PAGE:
Editor’s Note: The Island Institute is a member of the Maine Broadband Coalition Steering Committee and is currently helping the coalition grow and navigate a leadership transition. We will occasionally share updates on the Coalition’s work and other broadband updates we feel are important to Maine’s island and coastal communities.
Contributed by: Nancy Smith, GrowSmart Maine
Maine Broadband Coalition Steering Committee
One of the most noteworthy advances for broadband in Maine this year was a significant increase in operating funds for the ConnectME Authority. The recently passed budget included a change in the E-911 assessment that is currently on phone bills. The assessment of 45 cents per line will be split; 35 cents for E-911 and 10 cents for ConnectME. This change takes place January 2020 and will result in approximately $1.9 million in additional funds per calendar year, or an additional revenue stream of about $150,000 per month to ConnectME, starting in February of 2020. The PUC will re-evaluate the change assessment in January of 2022.
If a significant broadband bond is passed by the legislature this year, part of these new funds will be used to administer the bonds—including verification of applications, testing and monitoring of awardees. If a bond is not passed, ConnectME can use the funds to beef up mapping and provide additional support to communities and ISPs seeking to build out broadband in unserved parts of the state.
Another legislative priority for this year is a significant bond issue to fund community-driven infrastructure investments. There are several legislative proposals to do this and the Governor included $30 million for broadband in the economic development portion of her comprehensive bond package. However, the legislature adjourned without passing any bond proposals. Discussions are continuing between the administration and the legislature. If they can reach agreement, there may be a Special Session late summer or early fall to pass such a bond. Timing of when a broadband bond would be put before Maine voters would be determined as part of that process.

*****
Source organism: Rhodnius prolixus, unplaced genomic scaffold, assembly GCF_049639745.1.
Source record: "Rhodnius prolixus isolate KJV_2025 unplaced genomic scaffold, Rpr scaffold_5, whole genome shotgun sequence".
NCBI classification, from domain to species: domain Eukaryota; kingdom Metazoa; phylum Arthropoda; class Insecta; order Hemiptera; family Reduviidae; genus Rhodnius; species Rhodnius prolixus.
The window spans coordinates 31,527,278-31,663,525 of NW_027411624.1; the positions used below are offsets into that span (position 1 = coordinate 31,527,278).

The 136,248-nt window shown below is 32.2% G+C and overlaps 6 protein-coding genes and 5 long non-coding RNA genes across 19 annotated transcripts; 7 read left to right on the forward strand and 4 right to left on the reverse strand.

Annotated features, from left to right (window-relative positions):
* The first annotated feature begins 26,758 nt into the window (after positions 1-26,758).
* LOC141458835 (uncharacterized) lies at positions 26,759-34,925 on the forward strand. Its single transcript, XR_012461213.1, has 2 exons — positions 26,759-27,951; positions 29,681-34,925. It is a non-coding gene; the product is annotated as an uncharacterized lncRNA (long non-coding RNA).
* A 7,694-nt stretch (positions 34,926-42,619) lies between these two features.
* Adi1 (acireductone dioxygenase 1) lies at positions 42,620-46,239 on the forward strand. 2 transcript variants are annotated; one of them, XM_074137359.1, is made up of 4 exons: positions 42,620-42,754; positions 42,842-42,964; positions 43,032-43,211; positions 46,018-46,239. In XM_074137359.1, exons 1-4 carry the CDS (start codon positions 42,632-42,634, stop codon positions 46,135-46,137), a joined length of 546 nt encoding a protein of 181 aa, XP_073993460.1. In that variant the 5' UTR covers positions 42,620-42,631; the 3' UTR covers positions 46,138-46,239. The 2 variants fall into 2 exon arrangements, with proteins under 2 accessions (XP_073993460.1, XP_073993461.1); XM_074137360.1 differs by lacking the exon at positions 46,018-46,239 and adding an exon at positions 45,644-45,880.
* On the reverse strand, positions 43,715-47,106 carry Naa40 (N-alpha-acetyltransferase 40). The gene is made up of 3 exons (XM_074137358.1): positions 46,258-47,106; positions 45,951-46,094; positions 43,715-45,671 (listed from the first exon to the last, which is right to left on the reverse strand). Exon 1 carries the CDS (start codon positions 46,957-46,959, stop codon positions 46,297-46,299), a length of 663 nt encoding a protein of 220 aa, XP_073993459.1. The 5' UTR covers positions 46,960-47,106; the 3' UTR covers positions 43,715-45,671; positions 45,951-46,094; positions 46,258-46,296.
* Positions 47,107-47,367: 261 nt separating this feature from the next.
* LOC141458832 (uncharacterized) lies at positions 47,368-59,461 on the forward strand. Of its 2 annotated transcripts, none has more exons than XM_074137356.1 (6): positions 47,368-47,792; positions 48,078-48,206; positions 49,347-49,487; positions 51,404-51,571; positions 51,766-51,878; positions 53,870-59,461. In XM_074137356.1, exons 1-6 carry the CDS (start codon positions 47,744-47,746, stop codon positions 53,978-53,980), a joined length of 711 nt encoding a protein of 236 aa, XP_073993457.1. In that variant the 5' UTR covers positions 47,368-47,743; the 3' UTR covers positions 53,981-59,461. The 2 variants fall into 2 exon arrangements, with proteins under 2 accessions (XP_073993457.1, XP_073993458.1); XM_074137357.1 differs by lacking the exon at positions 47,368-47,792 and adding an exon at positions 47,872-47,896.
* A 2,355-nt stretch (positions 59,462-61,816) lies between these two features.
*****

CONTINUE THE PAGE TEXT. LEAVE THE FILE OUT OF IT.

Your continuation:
This summary reflects the final outcomes of bills as amended and finally passed.
Two have significant benefit for Mainers; one relates to privacy of customer information and another to net neutrality:
LD 946 An Act To Protect the Privacy of Online Customer Information states that, with certain exceptions, a provider may not use, disclose, sell or permit access to a customer’s personal information unless the customer gives express, affirmative consent. The customer may revoke consent at any time. The provider may not refuse service to any customer withholding consent, nor may it charge a penalty or additional fee for the withholding of consent.
LD 1364 An Act Regarding Net Neutrality and Internet Policy prohibits state entities from committing state funds to an Internet service provider (ISP) unless the ISP agrees to provide net neutral service in the provision of Internet service directly to the state entity or the provision of service across advanced communications infrastructure constructed with the use of state funds. The value of this for the typical internet user is that most ISPs want to do business with the State and access State funds to build and operate their networks, so most ISPs will effectively be required to abide by the network neutrality rules defined by the FCC.
In addition, these bills were passed and have become law:
LD 31 An Act Regarding Rules Adopted by the ConnectME Authority changed the designation of rules adopted by the ConnectME Authority from major substantive to routine technical. This will allow the Authority to better respond to changing technology while still ensuring appropriate public process.